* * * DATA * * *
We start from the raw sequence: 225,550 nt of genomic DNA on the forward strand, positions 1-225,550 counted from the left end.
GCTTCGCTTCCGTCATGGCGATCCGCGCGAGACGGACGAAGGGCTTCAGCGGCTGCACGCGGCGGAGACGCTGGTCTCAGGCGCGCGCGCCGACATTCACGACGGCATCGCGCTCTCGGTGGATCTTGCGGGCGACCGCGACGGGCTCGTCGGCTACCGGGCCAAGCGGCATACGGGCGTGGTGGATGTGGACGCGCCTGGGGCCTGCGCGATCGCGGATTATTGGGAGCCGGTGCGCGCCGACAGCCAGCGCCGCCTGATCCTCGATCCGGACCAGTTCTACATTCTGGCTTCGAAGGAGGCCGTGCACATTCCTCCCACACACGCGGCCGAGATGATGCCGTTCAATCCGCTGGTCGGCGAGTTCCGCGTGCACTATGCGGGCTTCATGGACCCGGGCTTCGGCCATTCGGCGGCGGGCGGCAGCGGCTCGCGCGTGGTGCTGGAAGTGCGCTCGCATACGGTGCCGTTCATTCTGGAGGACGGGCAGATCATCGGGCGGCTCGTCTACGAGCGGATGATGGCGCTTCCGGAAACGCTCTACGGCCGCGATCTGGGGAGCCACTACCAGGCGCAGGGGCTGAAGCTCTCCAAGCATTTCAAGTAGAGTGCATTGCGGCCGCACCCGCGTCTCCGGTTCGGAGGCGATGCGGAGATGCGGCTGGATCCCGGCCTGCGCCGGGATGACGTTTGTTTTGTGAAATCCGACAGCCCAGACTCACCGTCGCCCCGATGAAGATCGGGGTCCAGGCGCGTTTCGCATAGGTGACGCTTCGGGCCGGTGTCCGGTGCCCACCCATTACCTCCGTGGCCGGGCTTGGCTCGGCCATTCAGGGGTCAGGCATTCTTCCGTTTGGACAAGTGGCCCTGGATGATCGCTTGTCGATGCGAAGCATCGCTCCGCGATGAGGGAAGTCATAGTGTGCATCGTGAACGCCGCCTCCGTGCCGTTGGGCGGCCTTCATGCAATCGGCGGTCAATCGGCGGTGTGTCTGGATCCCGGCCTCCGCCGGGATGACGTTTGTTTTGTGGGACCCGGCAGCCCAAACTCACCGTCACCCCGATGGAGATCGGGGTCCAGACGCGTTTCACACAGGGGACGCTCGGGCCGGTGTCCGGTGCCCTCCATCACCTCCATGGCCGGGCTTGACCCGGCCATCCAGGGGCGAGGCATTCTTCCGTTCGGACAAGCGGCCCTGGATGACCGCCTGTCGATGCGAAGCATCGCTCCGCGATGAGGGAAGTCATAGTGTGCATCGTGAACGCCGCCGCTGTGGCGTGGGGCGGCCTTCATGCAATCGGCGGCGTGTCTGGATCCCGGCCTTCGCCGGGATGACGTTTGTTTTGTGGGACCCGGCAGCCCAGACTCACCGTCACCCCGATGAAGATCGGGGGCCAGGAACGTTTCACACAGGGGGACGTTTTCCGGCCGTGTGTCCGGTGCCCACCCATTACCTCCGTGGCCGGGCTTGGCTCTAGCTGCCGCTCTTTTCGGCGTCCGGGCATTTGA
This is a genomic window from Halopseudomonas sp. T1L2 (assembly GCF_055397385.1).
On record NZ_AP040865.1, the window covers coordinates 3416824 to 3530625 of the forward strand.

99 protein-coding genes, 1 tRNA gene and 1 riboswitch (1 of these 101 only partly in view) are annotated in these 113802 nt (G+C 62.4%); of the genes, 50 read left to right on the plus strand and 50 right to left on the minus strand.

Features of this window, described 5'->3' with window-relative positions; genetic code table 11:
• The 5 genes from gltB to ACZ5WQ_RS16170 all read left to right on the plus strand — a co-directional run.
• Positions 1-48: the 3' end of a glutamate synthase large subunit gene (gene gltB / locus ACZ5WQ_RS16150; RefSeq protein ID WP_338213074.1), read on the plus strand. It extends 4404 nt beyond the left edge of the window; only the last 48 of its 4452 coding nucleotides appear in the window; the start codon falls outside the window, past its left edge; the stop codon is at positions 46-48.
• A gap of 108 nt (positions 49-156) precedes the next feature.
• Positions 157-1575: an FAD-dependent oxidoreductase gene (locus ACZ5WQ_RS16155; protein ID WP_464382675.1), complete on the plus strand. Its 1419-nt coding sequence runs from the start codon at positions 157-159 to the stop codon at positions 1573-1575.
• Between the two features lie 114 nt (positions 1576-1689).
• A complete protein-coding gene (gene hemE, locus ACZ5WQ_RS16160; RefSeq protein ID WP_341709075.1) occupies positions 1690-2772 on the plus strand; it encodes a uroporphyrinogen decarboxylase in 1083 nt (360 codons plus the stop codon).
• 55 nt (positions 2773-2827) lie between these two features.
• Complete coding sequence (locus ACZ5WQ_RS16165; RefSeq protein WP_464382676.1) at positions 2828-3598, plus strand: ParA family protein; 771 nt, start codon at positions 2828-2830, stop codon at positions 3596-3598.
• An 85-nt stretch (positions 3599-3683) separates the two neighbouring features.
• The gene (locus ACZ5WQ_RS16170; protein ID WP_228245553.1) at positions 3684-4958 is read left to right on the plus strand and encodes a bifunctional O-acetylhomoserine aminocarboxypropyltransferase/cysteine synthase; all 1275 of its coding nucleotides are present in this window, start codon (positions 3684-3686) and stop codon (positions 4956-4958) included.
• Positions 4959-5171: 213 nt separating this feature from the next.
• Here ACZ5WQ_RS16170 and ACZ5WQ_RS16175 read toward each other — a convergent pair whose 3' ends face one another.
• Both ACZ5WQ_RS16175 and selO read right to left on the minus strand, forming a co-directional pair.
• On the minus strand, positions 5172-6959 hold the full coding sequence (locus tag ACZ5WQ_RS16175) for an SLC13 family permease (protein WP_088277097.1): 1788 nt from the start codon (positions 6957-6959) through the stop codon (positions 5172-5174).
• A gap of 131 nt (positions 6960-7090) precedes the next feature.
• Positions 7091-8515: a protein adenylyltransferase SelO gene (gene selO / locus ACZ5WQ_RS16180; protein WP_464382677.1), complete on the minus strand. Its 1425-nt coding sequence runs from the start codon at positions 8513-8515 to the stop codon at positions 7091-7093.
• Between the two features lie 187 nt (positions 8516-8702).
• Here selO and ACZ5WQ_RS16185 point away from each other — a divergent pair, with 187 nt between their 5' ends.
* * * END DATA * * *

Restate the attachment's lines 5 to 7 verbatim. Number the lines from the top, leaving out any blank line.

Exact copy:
99 protein-coding genes, 1 tRNA gene and 1 riboswitch (1 of these 101 only partly in view) are annotated in these 113802 nt (G+C 62.4%); of the genes, 50 read left to right on the plus strand and 50 right to left on the minus strand.

Features of this window, described 5'->3' with window-relative positions; genetic code table 11:
• The 5 genes from gltB to ACZ5WQ_RS16170 all read left to right on the plus strand — a co-directional run.